Execution by lethal injection may cause death by asphyxiation, and prisoners being executed may be conscious and may experience pain, claim the authors of a new study published this week in PLoS Medicine.
Leonidas Koniaris and colleagues from the University of Miami assessed data from two US states that release information on executions together with previously published work on the drugs used in the protocols for lethal injections.
They conclude that these protocols may not reliably effect death through the mechanisms intended.
Lethal injection is used for execution in a number of countries, most notably the US and China. The current regimens for lethal injection in the US are based on one drawn up by legislators in Oklahoma, which in turn to appear to have been based on personal opinion rather than independent research. The drugs used are a barbiturate, thiopental (which acts as an anesthetic, but does not have any analgesic effect), a neuromuscular blocker, pancuronium bromide (which causes muscle paralysis); and an electrolyte, potassium chloride (which stops the heart from beating). Each of these drugs on its own was apparently intended by those who derived the protocols to be sufficient to cause death; the combination was intended to produce anesthesia then death due to respiratory and cardiac arrest. Following a number of executions in the US, however, it has recently become apparent that the regimen as currently administered does not work as intended. Some p risoners take many minutes to die, and others become very distressed.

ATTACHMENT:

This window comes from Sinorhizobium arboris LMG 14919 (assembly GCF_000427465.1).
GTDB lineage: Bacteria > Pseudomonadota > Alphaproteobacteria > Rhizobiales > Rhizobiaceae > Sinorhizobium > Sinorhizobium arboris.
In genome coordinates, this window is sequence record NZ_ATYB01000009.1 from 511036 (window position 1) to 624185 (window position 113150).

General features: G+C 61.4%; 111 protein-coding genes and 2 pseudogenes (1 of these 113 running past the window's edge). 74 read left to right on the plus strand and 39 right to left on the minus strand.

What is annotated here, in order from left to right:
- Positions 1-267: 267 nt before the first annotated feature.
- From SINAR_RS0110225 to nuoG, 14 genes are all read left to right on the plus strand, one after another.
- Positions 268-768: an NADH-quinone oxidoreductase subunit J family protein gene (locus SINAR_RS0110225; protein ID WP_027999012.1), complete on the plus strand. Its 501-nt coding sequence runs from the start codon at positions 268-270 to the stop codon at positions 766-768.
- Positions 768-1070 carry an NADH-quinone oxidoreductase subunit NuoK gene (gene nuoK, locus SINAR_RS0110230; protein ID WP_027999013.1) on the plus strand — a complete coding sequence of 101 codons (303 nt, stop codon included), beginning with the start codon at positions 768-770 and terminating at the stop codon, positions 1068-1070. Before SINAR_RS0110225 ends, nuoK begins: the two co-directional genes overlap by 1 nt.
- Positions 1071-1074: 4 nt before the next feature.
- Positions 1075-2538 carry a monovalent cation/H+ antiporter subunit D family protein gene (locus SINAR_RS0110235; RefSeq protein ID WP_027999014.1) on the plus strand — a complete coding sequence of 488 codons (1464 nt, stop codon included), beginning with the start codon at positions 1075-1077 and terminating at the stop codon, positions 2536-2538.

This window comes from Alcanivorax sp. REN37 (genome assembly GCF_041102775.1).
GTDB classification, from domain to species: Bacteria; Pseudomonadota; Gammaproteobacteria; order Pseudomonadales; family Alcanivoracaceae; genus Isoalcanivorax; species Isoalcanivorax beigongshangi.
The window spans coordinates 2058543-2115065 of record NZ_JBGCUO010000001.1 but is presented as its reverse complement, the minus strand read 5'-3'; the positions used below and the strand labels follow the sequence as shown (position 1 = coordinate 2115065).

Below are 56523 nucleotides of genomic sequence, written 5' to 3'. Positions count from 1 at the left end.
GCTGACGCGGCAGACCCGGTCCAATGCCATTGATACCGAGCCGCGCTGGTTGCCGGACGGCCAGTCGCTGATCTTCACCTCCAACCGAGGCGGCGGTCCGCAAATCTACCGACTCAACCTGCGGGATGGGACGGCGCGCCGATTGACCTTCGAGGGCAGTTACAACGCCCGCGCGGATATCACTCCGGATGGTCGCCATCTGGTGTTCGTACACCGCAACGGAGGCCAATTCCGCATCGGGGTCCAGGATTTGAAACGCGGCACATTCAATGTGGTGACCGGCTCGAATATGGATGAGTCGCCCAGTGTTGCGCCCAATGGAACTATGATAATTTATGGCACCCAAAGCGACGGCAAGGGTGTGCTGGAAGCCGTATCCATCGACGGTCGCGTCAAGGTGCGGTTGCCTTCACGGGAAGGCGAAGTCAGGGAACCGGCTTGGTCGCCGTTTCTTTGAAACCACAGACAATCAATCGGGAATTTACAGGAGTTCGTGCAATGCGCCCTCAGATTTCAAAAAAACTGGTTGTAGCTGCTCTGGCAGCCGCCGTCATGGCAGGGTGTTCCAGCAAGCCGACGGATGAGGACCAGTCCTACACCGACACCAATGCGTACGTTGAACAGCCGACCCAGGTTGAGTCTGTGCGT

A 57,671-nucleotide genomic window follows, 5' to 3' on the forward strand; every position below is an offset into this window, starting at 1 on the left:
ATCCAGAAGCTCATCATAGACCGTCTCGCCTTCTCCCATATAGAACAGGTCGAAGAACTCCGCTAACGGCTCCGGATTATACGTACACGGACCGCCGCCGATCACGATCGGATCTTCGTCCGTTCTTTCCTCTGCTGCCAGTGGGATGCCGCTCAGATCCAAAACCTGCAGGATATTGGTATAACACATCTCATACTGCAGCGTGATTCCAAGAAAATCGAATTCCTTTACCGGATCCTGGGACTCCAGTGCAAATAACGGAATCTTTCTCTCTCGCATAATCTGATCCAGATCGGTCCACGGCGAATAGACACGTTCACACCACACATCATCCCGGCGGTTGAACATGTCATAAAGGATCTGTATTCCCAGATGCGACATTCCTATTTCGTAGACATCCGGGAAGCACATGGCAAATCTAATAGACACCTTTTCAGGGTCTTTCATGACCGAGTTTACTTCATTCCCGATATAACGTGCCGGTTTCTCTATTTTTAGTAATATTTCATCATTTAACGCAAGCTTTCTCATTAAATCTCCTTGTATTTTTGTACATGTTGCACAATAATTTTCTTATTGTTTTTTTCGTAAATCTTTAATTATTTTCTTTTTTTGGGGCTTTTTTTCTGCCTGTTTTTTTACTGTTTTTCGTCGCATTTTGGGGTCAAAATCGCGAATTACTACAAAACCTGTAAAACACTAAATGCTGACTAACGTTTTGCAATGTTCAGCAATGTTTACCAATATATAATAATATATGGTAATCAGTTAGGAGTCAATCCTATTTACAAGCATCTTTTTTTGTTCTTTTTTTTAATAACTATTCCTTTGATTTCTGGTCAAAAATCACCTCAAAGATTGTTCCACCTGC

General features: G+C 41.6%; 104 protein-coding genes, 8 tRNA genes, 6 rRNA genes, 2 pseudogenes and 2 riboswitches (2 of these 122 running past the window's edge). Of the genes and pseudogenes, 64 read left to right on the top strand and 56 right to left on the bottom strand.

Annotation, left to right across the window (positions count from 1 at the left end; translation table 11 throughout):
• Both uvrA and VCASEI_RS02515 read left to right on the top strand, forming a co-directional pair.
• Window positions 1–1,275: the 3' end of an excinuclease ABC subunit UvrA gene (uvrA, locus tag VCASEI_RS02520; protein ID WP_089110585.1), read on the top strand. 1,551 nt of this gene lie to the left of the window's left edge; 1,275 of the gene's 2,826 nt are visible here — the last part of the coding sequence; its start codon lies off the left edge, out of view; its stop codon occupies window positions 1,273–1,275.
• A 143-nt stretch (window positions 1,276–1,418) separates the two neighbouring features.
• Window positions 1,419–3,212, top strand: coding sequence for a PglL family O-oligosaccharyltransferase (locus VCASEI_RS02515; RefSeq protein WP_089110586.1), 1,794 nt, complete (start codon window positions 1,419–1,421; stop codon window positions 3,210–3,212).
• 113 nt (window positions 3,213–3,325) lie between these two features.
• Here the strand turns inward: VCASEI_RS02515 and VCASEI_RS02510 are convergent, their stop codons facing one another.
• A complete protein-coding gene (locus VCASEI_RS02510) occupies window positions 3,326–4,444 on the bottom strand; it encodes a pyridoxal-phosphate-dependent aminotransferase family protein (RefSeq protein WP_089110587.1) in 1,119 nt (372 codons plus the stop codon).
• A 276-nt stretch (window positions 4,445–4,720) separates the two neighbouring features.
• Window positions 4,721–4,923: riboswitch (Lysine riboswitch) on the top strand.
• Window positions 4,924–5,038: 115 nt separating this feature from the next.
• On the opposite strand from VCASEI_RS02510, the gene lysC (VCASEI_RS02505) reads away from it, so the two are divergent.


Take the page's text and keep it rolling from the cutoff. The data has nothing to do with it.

The authors concluded that in the current regimen thiopental might not be fatal and might even be insufficient to induce surgical anesthesia for the duration of the execution, and that the doses of potassium chloride used did not reliably induce cardiac arrest. Hence, potentially aware inmates are likely to die through asphyxiation induced by the muscle paralysis caused by pancuronium. The authors conclude that even if lethal injection is administered without technical error, those executed may suffocate, and therefore ”the conventional view of lethal injection as an invariably peaceful and painless death is questionable.”
In a related editorial the PLoS Medicine editors discuss the study’s findings and their reason for publishing it in the journal. They state that “It is not our intention to encourage further research to “improve” lethal injection protocols. As editors of a medical journal, we must ensure that research is ethical, and there is no ethical way to establish the humaneness of procedures for killing people who do not wish to die,” and note that “the data presented by Koniaris and colleagues adds to the evidence that lethal injection is simply the latest in a long line of execution methods that have been found to be inhumane.” They argue that the evidence presented in this paper “will further strengthen the constitutional case for the abandonment of execution in the US.”